Does your local government protect children?

Katerina Francisco

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Does your local government protect children?
Local governments are essential in achieving the vision of a child-friendly Philippines, says Social Welfare Secretary Corazon Soliman

MANILA, Philippines – If your local government provides free health care, keeps children in school, and works with families and civil society, chances are it’s a child-friendly city or municipality.

The year 2014 marks the 25th year since countries around the world committed to protect children’s rights by ratifying the Convention on the Rights of the Child (CRC).

The Philippines is the 31st state to ratify the Convention. To signify its commitment to protect children’s welfare, government officials on Wednesday, October 8, launched a series of strategies that would help achieve the vision of a child-friendly Philippines.

Key to this strategy is the efficient delivery of local government services and programs that would benefit children.

LGUs will be subjected to a mandatory audit to assess their performance, and earn them the seal of being a child-friendly city or municipality.

Starting at the local level

While the Convention emphasized the state’s responsibility in promoting children’s welfare, LGUs are vital to make the initiative work, said Lotta Sylwander, country representative of UNICEF.

Sylwander said the UN agency is working with LGUs to computerize the audit process and identify an ideal plan of action.

“In a country where the mayor is king, UNICEF is supporting the audit and is computerizing the audit process in rating cities and municipalities based on important criteria and indicators,” Sylwander said.

These indicators include the number of children who attend school, how LGUs ensure the safety of children, and the local units’ delivery of health services.

Sylwander said it is important to identify and address the gaps in the system.

“What cannot be measured cannot be managed. So if you know what you have, it’s easier to plan, to act, to react, to look forward,” she added.

Social Welfare Secretary Corazon Soliman said the vision of a child-friendly Philippines cannot be wholly achieved without the active cooperation of barangays and local units.

Soliman added that local officials are in the best position to identify and weed out possible perpetrators against children.

Ang mga taga-barangay, ang mga mayor, ang mga pulis doon mismo sa mga barangay at bayan ang nakakakilala ng drug pusher, ng sindikato, ng hindi taga-roon na mag-ta-traffic ng mga bata, na nagsusuporta ng prostitution dens,” Soliman said.

(Those from the barangay, the mayors, the police – they are the ones who know who the drug pushers and syndicates are, the non-residents who engage in child trafficking and support prostitution dens.)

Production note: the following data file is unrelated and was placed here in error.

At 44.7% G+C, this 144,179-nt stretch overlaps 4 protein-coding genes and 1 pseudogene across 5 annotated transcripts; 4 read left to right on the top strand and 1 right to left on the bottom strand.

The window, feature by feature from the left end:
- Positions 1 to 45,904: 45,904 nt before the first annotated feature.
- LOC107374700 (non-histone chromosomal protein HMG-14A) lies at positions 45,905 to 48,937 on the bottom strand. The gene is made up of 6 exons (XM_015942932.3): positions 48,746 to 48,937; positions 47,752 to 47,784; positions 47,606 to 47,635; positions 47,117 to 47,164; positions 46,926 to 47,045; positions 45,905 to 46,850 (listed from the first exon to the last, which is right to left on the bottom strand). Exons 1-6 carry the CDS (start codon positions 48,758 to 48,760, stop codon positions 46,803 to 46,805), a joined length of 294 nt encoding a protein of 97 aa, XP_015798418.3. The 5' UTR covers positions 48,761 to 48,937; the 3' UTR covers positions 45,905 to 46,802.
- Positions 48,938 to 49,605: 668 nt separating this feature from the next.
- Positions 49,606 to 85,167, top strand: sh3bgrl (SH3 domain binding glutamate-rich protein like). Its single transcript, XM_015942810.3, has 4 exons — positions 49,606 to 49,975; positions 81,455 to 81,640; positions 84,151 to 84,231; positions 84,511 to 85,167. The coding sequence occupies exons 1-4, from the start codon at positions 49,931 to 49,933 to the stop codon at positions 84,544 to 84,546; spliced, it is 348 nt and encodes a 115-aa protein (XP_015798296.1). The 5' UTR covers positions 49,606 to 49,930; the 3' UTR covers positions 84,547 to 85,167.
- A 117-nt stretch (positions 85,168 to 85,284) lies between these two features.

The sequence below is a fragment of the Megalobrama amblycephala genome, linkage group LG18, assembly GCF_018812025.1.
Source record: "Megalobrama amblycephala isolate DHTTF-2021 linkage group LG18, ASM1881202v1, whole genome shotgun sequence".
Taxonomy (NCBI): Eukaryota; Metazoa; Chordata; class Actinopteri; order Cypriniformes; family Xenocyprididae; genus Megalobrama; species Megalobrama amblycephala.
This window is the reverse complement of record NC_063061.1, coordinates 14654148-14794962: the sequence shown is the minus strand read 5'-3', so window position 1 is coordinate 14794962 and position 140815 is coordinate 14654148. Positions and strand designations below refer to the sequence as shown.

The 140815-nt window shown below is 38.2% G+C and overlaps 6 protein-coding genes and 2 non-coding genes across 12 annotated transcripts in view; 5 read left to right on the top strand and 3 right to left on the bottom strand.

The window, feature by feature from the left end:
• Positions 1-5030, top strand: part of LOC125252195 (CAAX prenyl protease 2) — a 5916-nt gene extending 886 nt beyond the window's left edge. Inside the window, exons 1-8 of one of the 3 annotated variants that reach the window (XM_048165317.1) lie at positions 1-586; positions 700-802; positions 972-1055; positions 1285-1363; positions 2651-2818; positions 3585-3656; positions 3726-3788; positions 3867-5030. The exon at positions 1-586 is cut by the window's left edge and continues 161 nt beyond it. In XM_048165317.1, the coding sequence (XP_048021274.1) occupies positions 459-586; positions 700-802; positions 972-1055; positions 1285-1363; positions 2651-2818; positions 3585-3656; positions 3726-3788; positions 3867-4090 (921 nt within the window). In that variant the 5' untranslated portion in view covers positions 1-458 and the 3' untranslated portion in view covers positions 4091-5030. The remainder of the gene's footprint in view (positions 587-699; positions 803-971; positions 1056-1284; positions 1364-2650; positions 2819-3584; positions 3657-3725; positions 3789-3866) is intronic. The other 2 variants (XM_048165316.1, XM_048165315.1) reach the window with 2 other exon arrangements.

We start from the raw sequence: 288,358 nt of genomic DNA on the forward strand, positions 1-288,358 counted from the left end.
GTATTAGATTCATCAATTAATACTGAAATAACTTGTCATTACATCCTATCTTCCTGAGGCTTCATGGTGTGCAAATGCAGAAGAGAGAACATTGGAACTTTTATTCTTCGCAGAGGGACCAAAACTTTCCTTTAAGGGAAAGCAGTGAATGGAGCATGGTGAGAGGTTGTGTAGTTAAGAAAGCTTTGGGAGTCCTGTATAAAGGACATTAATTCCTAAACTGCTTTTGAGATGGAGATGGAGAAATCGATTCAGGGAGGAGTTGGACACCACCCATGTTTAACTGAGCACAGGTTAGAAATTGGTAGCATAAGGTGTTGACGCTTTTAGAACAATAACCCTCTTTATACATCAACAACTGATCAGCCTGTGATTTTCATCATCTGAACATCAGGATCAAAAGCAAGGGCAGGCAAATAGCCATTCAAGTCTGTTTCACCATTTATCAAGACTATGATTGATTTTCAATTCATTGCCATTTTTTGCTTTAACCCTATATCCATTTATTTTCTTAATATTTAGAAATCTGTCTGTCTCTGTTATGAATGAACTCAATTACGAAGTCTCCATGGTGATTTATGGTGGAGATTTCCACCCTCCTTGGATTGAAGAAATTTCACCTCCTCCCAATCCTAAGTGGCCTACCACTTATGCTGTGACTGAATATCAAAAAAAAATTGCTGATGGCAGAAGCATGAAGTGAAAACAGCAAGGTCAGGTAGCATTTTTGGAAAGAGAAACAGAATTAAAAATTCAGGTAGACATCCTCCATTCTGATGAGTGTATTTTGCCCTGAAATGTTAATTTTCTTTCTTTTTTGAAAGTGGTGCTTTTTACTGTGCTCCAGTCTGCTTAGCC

She added, “If barangays are not active in the protection of children, we will not have a true child-friendly Philippines.”

Conducting the audit

How does a city earn a child-friendly stamp of approval?

In July, the Department of the Interior and Local Government (DILG) issued a memorandum ordering an audit to measure the performance of LGUs in delivering social services for children.

Auditors will check if the LGU implements programs that satisfy 12 indicators on health and nutrition, education, protection, and child participation.

To assess if a city or municipality is child-friendly, auditors check the LGU’s programs against the following criteria:

  • In health: the percentage decrease in the deaths of children below 5 years old; the number of children with below normal weight; 2013 PhilHealth accreditation in the LGU’s main health facility for Maternal Care Services and Primary Care
  • In education: the percentage increase in the number of 3 to 4-year-olds attending center-based day care services; the number of children who complete elementary school; a Local School Board (LSB) Plan, with at least 70% completion for 2013
  • In protection: the absence or decrease in child labor cases; safety measures in communities and schools; a decrease in the number of child victims of violence, abuse, neglect and exploitation; the creation of an ordinance establishing Barangay Violence Against Women and their Children (VAW/C) desks
  • In children’s participation: the extent of involving children’s rights in the LGU’s core development agenda

The launch of the Child-Friendly Philippines program on Wednesday also highlighted the achievements of 3 model LGUs that had won presidential awards for their child-friendly initiatives.

Mandaluyong City, for instance, boasts of having one of the lowest school drop-out rates in the Philippines, and a decrease in the number of juvenile crimes. The city also has its own education project for young mothers and children with special needs.

Tagaytay City offers free hospitalization and college education to residents, and has a maternal and child care program. The city also encourages children to read books in its “Drop Everything and Read Initiative.”

The municipality of Villaverde, Nueva Vizcaya, reported a decrease in the number of dropouts – a feat it ascribes to the government’s conditional cash transfer program. The municipality also touts having a 0% infant and maternal mortality rate.

LGUs that pass the Child-Friendly Local Governance Audit will then be conferred with the Seal of Child-Friendly Local Governance by the CWC.

Those awarded with the seal are qualified for an incentive and award system under the Presidential Award for Child-Friendly Municipalities and Cities.

Patricia Luna, officer-in-charge-Executive Director of the CWC, said that of the 1,367 cities and municipalities audited, 69.71% or 953 are eligible for the conferment of the seal.

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